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Your arts degree could help you survive a robot takeover, according to Chinese technologist

Arts students rejoice!

An artificial intelligence expert reckons that artistic and human pursuits are less imitable because they are output driven. This makes them difficult or impossible to automate and constantly in demand.

Kai fu Lee is a mega-brain, boss dog investor and technologist. The former Google (it’s always Google!) executive made the suggestion that the difficulty in automating creativity will lead to a stable demand for creative products.

Speaking to Quartz, Lee expects that 50 percent of careers will be replaced by computers and/or robots in the next ten years. Coupled with a universal basic income, this may allow people to commit themselves to more artistic or humanistic pursuits. In this future, doctors will be reduced (or elevated) to primarily giving emotional support to patients while robocologists perform tumour removals. He calls the new class of citizen “workers of love”, which is not to be misconstrued in any way whatsoever.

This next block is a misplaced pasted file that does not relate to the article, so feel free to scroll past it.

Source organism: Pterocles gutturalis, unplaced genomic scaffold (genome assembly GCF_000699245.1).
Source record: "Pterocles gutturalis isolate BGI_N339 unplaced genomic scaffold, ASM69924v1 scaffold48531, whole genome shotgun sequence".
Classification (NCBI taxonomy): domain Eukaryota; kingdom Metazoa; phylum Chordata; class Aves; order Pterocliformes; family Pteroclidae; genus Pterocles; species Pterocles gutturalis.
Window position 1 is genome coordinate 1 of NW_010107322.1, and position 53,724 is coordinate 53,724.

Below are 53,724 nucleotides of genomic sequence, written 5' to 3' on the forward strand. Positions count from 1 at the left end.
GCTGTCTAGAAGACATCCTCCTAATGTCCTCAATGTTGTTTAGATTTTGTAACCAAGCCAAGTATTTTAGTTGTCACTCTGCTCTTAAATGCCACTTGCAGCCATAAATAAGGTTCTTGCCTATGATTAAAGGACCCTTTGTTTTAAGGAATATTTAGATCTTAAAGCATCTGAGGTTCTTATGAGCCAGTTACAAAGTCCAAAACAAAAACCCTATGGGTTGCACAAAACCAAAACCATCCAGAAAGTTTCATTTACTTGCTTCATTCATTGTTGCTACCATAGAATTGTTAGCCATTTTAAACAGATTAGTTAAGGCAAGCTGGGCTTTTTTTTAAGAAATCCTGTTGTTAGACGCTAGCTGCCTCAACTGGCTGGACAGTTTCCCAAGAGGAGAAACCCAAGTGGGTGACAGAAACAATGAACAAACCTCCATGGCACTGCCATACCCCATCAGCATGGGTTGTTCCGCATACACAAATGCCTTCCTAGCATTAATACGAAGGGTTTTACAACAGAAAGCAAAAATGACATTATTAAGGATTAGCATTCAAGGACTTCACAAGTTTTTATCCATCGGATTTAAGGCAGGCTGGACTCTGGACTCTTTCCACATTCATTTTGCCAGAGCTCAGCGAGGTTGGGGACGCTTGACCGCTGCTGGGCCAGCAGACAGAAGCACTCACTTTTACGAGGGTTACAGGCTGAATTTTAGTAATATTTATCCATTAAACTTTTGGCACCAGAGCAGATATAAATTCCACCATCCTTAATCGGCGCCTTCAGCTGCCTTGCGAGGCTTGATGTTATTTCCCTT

We all think that robots will form the next revolution, but the new reality of AI will likely be non-physical and consist of computational decision-making processes. The jobs that require a small amount of thinking will be gone first – think tax accountants, insurance processing etc.

When you listen to the guy talk it’s a bit daunting. He references solving world poverty and bundling hordes of people out of their jobs at the same time. Kind of like having a nice warm bath but there’s a crocodile in it. His comments indicate that maybe creative careers are the Steve Irwin to the bath crocodile.

He’s corroborated by University of Oxford study estimating that 90% of creative jobs aren’t vulnerable to takeover by our automated overlords. On the other hand, machines are writing novels in Japan, painting paintings in Germany.

As a completely simplified bit of evidence, here’s some art that was done completely by a computer. Feels kind of weird looking at it.
Painting by a computer

Time will tell whether Lee is correct or not but to be fair to him he has skin in the game. He has cash on board a company that can recognise 3 million peoples faces at once and another one which can issue loans in eight seconds. Both feats that are beyond any human operator

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